How much these pensioners paid into their own retirement, in contrast to their generous payouts, is shocking.
For many government retirees, within two years they will collect more money in retirement than they contributed to their own pension. These gold-plated government pensions, subsidized by taxpayers, accumulate to multi-million dollar payouts over a natural lifetime. Using this data to calculate the estimated lifetime pension payout totals for these government retirees underscores the ever-increasing liabilities of defined-benefit government pensions. The system is an untenable burden on taxpayers and increasingly consumes billions of tax dollars in the state budget, worsening with every new hire and retiree adding to the cost.
The Illinois State Constitution’s pension-protection clause – Article XIII, Section 5 – chains generations of taxpayers to an uncontrolled financial burden foolishly created decades ago by politicians in Springfield. It must be amended for a sustainable financial future. Taxpayers are unable to pay this enormous cost, as the budget crisis clearly shows, and without changes, taxpayers will otherwise continue to leave Illinois by the thousands for states with booming economies, while the tax burden increases for those remaining in Illinois.
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Chicago – Taxpayers Untied of America (TUA) and our supporters once again helped defeat home rule referenda in two communities and defeat another property tax increase referendum on the ballot April 4, 2017, now totaling 423 victories on behalf of taxpayers since 1977.
“The voters of both Coal City and Lynwood were wise to resoundingly defeat these home rule referenda,” said Jim Tobin, president of Taxpayers United of America.
“Home rule means granting unlimited taxing authority to local bureaucrats. Why would voters want to cut themselves out of voting on tax increases? Why grant more authority over your hard-earned money?” said Tobin.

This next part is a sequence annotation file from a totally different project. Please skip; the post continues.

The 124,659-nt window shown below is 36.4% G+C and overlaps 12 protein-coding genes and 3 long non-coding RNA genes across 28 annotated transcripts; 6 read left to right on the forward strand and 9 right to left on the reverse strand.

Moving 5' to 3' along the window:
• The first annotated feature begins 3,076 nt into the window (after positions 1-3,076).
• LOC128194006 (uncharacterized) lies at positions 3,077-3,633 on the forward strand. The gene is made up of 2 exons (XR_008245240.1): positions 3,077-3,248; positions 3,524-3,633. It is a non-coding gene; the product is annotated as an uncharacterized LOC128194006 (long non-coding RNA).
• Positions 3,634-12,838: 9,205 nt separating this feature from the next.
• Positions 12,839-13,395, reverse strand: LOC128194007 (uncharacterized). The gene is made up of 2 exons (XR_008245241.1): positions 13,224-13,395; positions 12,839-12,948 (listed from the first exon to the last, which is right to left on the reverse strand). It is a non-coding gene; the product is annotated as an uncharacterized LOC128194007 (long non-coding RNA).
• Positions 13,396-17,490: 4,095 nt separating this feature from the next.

“Voters averted more tax hikes from local officials by rejecting to become another home rule unit of government in Illinois.”
Voters defeated Coal City’s home rule referendum by eighty-one percent, 747 to 175.
Lynwood’s home rule referendum was defeated 683 to 221, or by seventy-five percent of voters.
Home rule was last defeated by Lynwood residents and TUA supporters in November 2014, when sixty percent of voters rejected the attempt to have unlimited taxing authority imposed on the community.
TUA and our supporters were successful in defeating Hinsdale Township HSD 86’s property tax increase referenda. The Board of Education wanted to issue $76 million in new bonds, raising property taxes by more than $450 annually, which doesn’t include future property tax hikes to pay $24 million in interest.
Voters rejected the government school property tax hike for Hinsdale by nearly seventy-five percent of voters, or 9,102 to 3,169.
Unfortunately, eighty percent of voters approved Evanston/Skokie CCSD 65’s $450 annual property tax hike. Berwyn South SD 100’s property tax increase barely passed by less than two hundred votes. And Oak Park SD 97 voters passed referenda to raise their property taxes by $13.3 million and issue new bonds totaling $57.5 million. The average Oak Park homeowner will see a spike in their annual property tax bill by more than $700 annually.
Voter turnout was mixed across Illinois, and with the budget stalemate continuing in Springfield, some voters opted for tax hikes in the face sustained campaigns from officials, groups, and other advocates.
But in McHenry Township, TUA can point to other local victories on behalf of taxpayers. The political action arm of TUA, Tax Accountability, endorsed candidates won a number of races. Bob Anderson, Mike Rakestraw, Bill Cunningham, & Stan Wojewski won election as trustees, and Dan Aylward handily won the office of township clerk.
“The budget stalemate in Springfield and the results of these local elections prove how divided Illinoisans are when it comes to taxes and spending,” said Tobin. “More than ever, now is the time to take on the important work of charting new paths for Illinois’ financial future. But our journey won’t be easy unless we consider ways to dump the baggage of the political class which have run the state like the mob for decades.”